September 27, 2012
On Wednesday, 26 September 2012 at 21:31:13 UTC, Jonathan M Davis wrote:
> On Wednesday, September 26, 2012 21:54:44 foobar wrote:
>> Library tuples have broken semantics.
>> Tuples supposed to have _structural_ typing which AFAIK can only
>> be correctly implemented in language.
>> 
>> import std.typecons.TypeTuple;
>> 
>> struct MyTuple(T...)() {}
>> 
>> auto libTup = tuple(123, "hello");
>> MyTuple myTup = libTup; // broken
>> 
>> This is broken cause structs in D are nominally typed and even
>> though both pack the same inner-types, they are not equal.
>
> Of course, they're not equal. One is a Tuple and one is a MyTuple. Why on
> earth would you expect them to be considered equal? Just use Tuple. And it's
> not like you'd be using MyTuple if tuples were built-in. You'd just use the
> built-in tuples. So, this really makes no sense to me at all.
>
> - Jonathan M Davis

I do _not_ want to consider two different _structs_ (nominal types) as the same type. I would like to get correct tuple semantics which means _structural_ typing (I thought I emphasized that enough in the OP).
A tuple is defined by its contained types, *not* its name.

D is a systems language - there are at least half a dozen posts on this NG where people implemented their own runtime/standard libraries for their own purposes. There is at least one OS kernel project that I know of written in D, also with its own specialized libs. And of course we should not forget the embedded hardware space. All provide ample opportunity for exactly the same scenario as in my example - provide a competing, non compatible,  tuple implementations and voilà, you just got an incompatibility in the language.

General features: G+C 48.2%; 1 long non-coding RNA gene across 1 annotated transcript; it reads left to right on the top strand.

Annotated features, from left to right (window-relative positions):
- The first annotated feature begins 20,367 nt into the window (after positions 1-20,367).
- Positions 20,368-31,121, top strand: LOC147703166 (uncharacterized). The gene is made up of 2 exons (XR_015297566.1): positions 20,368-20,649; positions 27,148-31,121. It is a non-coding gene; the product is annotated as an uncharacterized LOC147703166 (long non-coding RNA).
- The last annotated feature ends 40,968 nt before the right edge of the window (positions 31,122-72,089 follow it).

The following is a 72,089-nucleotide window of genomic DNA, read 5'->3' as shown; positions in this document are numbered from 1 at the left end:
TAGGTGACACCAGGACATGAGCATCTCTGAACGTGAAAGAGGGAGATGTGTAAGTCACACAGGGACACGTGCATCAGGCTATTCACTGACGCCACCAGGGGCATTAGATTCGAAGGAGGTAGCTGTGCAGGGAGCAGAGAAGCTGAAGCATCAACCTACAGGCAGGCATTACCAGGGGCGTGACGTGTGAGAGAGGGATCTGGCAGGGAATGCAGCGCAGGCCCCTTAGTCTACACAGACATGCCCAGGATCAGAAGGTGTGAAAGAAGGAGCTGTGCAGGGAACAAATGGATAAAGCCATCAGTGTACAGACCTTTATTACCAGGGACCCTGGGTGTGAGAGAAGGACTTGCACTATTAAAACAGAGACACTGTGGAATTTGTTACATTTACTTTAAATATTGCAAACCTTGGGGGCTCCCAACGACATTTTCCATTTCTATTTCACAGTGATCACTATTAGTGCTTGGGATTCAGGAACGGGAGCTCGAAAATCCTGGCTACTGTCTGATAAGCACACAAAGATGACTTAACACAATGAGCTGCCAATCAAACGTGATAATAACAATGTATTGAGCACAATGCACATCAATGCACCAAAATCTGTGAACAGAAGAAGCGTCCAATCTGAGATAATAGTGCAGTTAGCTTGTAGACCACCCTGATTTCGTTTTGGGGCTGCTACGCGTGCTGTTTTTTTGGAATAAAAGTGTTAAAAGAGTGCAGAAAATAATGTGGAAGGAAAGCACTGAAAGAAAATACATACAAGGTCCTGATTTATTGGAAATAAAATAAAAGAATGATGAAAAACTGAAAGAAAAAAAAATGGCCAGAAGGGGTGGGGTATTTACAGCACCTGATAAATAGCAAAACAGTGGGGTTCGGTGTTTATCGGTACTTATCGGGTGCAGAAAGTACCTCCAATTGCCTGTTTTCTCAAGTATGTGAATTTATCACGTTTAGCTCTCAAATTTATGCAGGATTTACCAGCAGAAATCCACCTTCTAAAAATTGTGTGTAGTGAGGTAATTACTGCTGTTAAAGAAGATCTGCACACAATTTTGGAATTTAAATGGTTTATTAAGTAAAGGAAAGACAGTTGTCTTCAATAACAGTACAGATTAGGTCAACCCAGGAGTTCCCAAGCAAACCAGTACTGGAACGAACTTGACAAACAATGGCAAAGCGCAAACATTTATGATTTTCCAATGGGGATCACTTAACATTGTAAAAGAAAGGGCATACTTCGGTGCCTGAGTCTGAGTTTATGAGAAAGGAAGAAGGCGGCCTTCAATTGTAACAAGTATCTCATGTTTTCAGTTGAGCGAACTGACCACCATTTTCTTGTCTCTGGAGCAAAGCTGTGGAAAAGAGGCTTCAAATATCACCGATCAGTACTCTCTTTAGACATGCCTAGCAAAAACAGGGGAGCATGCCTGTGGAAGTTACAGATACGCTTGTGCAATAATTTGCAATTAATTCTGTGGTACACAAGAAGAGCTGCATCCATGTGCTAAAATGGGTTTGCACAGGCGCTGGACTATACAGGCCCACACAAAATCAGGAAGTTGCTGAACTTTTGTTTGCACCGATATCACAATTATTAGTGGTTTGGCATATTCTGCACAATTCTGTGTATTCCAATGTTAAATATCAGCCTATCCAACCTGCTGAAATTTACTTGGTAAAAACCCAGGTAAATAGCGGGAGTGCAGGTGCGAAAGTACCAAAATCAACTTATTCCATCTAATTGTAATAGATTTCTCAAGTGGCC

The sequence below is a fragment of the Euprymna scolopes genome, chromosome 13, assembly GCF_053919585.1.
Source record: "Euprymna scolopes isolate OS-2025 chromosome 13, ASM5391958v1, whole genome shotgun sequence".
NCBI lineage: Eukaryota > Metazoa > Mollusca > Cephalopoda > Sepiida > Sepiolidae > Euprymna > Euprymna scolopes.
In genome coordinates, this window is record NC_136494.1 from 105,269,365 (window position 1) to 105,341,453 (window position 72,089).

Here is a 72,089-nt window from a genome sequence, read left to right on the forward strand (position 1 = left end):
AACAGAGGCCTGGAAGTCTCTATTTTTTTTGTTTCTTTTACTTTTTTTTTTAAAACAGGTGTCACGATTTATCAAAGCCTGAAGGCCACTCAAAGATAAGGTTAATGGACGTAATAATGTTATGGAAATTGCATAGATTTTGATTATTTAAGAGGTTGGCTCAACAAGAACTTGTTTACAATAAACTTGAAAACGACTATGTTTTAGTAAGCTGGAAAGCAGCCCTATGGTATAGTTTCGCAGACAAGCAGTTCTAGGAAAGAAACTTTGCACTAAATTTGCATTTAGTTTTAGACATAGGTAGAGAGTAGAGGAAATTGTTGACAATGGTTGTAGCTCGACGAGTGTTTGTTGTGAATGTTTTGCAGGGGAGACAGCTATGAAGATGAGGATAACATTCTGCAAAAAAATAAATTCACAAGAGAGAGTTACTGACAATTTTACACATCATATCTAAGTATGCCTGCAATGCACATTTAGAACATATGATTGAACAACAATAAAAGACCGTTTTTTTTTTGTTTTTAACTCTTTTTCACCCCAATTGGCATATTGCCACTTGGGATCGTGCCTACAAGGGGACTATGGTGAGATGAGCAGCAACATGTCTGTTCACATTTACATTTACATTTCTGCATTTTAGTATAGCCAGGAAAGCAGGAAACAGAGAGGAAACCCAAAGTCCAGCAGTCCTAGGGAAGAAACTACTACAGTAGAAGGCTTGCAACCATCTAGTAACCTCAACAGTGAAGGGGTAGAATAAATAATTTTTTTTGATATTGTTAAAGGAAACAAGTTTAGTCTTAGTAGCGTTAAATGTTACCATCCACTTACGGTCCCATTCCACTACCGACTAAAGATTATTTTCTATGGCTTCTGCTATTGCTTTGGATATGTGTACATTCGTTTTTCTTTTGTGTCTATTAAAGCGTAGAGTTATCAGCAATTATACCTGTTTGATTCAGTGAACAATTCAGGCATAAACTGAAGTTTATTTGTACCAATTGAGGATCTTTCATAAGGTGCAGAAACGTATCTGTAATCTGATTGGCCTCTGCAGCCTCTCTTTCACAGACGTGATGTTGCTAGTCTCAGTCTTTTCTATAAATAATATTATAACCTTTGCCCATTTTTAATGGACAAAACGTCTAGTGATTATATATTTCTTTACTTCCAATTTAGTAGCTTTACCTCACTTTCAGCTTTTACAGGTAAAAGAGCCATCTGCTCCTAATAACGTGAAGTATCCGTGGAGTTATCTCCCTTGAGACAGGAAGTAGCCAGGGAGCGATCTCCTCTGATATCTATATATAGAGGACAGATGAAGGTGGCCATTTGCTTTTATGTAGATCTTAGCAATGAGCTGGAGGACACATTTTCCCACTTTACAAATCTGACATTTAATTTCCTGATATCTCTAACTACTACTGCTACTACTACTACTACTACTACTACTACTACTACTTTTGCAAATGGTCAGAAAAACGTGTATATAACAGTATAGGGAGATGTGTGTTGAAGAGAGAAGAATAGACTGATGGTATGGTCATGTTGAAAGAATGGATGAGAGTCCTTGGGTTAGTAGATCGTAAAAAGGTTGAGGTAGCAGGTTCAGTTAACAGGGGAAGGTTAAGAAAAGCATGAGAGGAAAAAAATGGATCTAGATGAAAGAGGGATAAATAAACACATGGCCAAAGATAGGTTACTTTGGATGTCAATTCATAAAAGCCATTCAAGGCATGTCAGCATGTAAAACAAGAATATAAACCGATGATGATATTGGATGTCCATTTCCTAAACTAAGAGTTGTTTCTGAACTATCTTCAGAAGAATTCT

Two ways to prevent this,
1. add support in D in order to allow defining a library tuple type _with_ _correct_ _structural_ typing.
2. make tuples a language construct.

September 27, 2012
On Wednesday, 26 September 2012 at 23:02:45 UTC, Piotr Szturmaj wrote:
> Jonathan M Davis wrote:
>> It sounds to me like the reason that structural typing is needed is because
>> Tuple allows you to name its fields, which I've always thought was a bad idea,
>> and which a built-in tuple definitely wouldn't do. If you couldn't name its
>> fields, then any Tuple containing the same sequence of types would be the same
>> type. So, the problem is caused by a feature that built-in tuples wouldn't
>> even have.
>
> Exactly my PoV. I think that "tuples with named fields" should be anonymous structs and pure tuples shouldn't have named fields.

I agree.
Tuples do *not* have field names. (I'm also not sure they should support slicing either).
structural compound types with field names are called "records" in FP and they are a completely separate concept from tuples. We really should not conflate the two and I agree that nameless structs are the perfect vehicle to support record types.